Bagpipes and Seahorses

August 1, 2003

 

If Andrew Thaler’s accomplishments as a Duke student are anything like what he’s already done, they will be nothing short of wet, wild, and maybe even a little Scottish. The list includes playing the bagpipes, scuba diving, and helping breed endangered species of sea horses.

Thaler says his father always liked the bagpipes, and so, after taking lessons for a few years, he made his son begin as well. “Those first few years, it was really forced,” he recalls. “But then, when I was around thirteen-years-old or so, I really got into it and have loved it ever since.”

The bagpipes aren’t hard to learn, the Baltimore native says. The main difficulty is mastering the mechanics of keeping the bag inflated; the right pressure must be maintained in order to keep all the reeds going. Thaler has gotten good enough to play solo at his high school’s graduation ceremonies for the last few years and to perform regularly with a band called Clann ‘na Eireann. And he and his father play for their local police department at funerals for fallen officers.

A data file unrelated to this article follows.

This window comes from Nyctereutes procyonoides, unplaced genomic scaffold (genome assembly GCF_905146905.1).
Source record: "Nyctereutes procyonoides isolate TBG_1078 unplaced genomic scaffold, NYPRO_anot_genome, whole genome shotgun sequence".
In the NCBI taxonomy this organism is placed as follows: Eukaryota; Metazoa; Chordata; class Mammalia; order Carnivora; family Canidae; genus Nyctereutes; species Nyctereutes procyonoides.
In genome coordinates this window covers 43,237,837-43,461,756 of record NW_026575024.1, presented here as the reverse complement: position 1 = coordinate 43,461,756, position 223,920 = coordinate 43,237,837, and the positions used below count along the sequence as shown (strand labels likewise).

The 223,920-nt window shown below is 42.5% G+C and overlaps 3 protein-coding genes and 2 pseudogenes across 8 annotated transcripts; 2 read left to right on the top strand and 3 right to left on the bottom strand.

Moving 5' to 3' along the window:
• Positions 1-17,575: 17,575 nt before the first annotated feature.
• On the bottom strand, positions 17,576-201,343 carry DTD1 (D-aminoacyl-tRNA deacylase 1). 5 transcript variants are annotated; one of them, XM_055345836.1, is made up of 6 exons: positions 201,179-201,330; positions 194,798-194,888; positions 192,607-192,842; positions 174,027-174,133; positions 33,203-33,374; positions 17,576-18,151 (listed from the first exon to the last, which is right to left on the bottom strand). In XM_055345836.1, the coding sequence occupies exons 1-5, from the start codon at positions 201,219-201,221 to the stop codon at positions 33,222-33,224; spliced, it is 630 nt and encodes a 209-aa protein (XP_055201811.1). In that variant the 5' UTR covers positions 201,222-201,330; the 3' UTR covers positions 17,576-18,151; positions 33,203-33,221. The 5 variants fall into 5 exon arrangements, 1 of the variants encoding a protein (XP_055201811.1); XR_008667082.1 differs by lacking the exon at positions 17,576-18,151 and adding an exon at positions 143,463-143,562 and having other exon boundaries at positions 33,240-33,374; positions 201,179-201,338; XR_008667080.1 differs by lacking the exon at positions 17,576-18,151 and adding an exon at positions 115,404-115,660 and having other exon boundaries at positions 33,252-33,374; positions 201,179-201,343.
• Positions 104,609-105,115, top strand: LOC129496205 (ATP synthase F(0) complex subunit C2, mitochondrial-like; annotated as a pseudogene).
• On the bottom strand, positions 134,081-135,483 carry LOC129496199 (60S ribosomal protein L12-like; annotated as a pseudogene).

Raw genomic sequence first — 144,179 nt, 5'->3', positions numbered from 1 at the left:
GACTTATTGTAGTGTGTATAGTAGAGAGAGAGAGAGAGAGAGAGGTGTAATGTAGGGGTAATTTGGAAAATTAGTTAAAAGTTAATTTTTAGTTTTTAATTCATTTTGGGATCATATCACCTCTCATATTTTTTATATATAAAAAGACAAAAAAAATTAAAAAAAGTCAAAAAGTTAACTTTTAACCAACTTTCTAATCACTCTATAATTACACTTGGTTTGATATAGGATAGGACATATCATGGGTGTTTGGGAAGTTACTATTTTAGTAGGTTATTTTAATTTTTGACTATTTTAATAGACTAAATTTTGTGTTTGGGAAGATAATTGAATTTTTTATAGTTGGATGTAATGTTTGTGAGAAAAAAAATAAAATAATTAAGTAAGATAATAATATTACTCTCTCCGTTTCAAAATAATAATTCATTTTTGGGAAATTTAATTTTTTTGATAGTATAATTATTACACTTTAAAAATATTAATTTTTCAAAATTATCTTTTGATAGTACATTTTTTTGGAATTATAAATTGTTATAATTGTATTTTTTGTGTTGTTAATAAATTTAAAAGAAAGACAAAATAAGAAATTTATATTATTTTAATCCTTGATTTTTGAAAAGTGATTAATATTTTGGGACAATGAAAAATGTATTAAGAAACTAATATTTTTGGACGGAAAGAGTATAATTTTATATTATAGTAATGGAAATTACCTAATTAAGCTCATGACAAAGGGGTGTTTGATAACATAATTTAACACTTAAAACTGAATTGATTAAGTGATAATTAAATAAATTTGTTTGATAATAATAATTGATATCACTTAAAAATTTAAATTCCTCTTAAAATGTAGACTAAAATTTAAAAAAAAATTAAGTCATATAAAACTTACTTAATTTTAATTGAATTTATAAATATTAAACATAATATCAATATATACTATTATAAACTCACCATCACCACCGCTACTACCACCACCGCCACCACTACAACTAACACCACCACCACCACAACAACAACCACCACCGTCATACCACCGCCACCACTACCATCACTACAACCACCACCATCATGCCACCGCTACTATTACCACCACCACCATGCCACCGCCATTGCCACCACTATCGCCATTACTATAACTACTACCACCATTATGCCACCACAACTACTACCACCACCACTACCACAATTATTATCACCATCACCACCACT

The bagpipes are just one of Thaler’s passions. He is also a certified scuba diver and avid underwater photographer. Both of those interests stem, in turn, from a lifelong fascination with marine biology. For the last three years he has worked as an intern at the National Aquarium in Baltimore for one of the world’s leading experts on sea horses. A lot of their attention is focused on breeding endangered sea-horse species, and Thaler says they’ve achieved some success with various species, including his favorite, the Weedy Sea Dragon. “It’s big, exotic, and from Australia.

We have nine of them now. They’re great.”